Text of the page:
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London, with the exception of one or of the States--was so generally dissemitwo important oversights, was entirely nated, that the community for many years creditable to his diplomatic capacity'; felt no interest in the matter, and the Mr. Gallatin exhibited throughout, as documents relating to it were never colwas to be expected, a profound and lected so as to have a united weight, thorough acquaintance with the whole till the publication of Mr. Greenhow's subject; and Mr. Adams, whose position volume. How extensively that work at different times brought him into con was bought and read (for buying by tact with the question, gave evidence, in no means implies reading a book, else it this connection also, of that extended might even be supposed that Mr. Ingergeneral knowledge-especially of his- soll's History of the Late War is being torical matters—for which he is dis- perused to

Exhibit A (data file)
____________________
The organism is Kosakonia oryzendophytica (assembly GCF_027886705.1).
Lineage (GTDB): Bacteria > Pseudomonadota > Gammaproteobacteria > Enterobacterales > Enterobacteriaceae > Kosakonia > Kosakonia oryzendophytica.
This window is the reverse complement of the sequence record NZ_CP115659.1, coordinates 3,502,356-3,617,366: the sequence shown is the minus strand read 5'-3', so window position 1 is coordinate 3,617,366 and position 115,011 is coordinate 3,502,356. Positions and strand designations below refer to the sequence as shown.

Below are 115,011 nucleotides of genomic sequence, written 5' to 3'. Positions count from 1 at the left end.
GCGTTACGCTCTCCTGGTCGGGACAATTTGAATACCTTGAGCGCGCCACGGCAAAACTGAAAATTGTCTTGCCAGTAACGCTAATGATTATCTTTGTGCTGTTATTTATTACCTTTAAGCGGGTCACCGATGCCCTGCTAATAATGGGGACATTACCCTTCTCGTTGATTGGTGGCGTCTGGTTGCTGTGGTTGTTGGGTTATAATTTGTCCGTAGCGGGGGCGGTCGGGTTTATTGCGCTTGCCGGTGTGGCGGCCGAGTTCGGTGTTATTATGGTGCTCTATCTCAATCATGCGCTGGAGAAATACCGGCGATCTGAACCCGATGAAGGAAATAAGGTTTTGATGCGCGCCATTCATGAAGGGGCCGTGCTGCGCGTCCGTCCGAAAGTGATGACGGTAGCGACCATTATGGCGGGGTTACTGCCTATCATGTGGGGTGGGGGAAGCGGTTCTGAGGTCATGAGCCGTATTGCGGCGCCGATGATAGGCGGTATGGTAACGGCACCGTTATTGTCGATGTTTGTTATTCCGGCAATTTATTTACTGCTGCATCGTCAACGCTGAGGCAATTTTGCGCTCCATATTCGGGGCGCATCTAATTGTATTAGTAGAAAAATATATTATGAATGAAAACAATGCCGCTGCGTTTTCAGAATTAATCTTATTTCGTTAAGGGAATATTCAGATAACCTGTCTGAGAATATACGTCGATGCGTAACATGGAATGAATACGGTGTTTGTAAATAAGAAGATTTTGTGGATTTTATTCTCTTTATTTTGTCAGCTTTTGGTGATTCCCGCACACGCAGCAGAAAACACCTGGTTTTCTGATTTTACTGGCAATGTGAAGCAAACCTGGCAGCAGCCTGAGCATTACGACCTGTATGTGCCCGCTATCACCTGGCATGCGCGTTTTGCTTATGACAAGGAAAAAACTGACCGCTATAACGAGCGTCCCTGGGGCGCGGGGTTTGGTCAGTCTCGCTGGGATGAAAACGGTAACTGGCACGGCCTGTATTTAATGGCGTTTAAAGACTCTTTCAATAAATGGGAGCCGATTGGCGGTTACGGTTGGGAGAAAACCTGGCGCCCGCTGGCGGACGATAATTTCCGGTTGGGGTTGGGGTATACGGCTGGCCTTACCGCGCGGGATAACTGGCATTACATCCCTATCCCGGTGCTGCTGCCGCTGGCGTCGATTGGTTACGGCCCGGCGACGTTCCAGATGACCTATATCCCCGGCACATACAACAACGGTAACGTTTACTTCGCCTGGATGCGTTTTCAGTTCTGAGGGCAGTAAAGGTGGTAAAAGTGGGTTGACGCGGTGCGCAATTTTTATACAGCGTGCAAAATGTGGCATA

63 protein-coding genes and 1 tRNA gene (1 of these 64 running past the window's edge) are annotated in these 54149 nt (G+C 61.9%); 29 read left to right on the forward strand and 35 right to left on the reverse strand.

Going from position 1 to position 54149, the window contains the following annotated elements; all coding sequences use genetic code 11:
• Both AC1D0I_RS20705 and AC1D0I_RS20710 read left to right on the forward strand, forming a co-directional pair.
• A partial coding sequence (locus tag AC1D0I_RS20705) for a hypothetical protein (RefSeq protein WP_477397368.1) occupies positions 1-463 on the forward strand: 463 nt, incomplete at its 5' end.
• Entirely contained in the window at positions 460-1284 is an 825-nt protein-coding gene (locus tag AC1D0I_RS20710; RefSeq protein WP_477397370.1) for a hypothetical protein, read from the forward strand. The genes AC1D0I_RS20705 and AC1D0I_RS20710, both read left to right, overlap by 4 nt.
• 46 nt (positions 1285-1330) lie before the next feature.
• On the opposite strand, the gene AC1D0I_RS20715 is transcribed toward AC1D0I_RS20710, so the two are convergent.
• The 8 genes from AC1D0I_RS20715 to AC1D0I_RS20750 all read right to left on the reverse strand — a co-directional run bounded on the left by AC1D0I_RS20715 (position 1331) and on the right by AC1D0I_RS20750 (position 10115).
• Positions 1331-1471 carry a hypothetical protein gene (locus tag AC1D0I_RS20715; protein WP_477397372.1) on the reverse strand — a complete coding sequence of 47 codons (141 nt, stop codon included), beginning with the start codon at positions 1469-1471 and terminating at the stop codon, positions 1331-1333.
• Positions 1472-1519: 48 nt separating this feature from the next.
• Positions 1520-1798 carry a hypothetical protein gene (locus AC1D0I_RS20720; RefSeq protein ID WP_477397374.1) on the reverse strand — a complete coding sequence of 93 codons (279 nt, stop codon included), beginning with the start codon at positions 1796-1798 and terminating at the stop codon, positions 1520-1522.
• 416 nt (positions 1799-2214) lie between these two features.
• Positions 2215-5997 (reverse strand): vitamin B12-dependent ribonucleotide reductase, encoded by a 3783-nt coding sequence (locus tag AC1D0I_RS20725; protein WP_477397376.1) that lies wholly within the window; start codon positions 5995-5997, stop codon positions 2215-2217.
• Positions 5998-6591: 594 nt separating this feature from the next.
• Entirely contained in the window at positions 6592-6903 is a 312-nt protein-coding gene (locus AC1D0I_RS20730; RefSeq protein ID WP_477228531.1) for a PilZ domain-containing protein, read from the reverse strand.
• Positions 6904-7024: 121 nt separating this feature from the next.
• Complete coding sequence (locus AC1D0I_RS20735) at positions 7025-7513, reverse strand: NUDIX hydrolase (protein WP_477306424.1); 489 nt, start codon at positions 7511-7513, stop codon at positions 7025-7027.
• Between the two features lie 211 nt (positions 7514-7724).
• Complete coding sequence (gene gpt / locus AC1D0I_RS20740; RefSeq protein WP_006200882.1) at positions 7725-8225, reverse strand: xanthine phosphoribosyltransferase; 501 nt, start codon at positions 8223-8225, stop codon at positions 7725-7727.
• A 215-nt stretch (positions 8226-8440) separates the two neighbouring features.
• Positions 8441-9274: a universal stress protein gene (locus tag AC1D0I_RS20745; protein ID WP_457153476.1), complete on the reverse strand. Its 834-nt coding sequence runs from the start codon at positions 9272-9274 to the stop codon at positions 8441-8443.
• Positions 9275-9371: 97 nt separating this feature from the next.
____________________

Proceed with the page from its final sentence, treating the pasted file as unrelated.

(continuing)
extent) we cannot tinguished. We cannot, indeed, at the say, but its circulation could not have risk of appearing invidious; disguise our been adequate to familiarizing the public conviction, that the American Plenipo- with the full merits of the controversy, tentiaries displayed a better understanding as the Press gave but few and unconof the subject than the English Com- nected abstracts of the valuable materimissioners appeared to possess. We refer als it contained. Some Congressional especially to Messrs. Huskisson and speeches since have entered lucidly into Addington, who manifested an ignorance parts of the subject—but not fully enough on historical points—unless they pur- to settle the convictions of the country. posely misstated them-and a fertility of Others, uninformed, loud-mouthed—the extravagant assumption and illogical louder, indeed, the less informed—were reasoning quite remarkable. Our obser- made expressly for political effect. Mr. vation will be substantiated by the fact, Polk,* in his Inaugural Address, that he that many of their statements and pos- might come up to the measure of a itions have been significantly abandoned premature declaration, thrust forth in by the present able minister, Mr. Packen- advance for him by ignorant men at a ham. But the ample expositions of the partisan caucus-using assertions, not question at that time set forth, though argument-put forward the whole matter , they have been made the basis of all late by the ears, to no end but to drag a investigations and argument, were never great national question into the miserable familiar to the public. The territory in arena of party politics, where it could dispute appeared, at that period, so far not fail to be distorted, and make the off, and the idea of vast regions of barren- Republic appear in the eyes of Europe ness intervening, on both sides of the unreasoning, undignified, headstrong and Rocky Mountains—thus seemingly shut- grasping; Thus it happened that the ting it away forever from the cultivation late diplomatic correspondence was the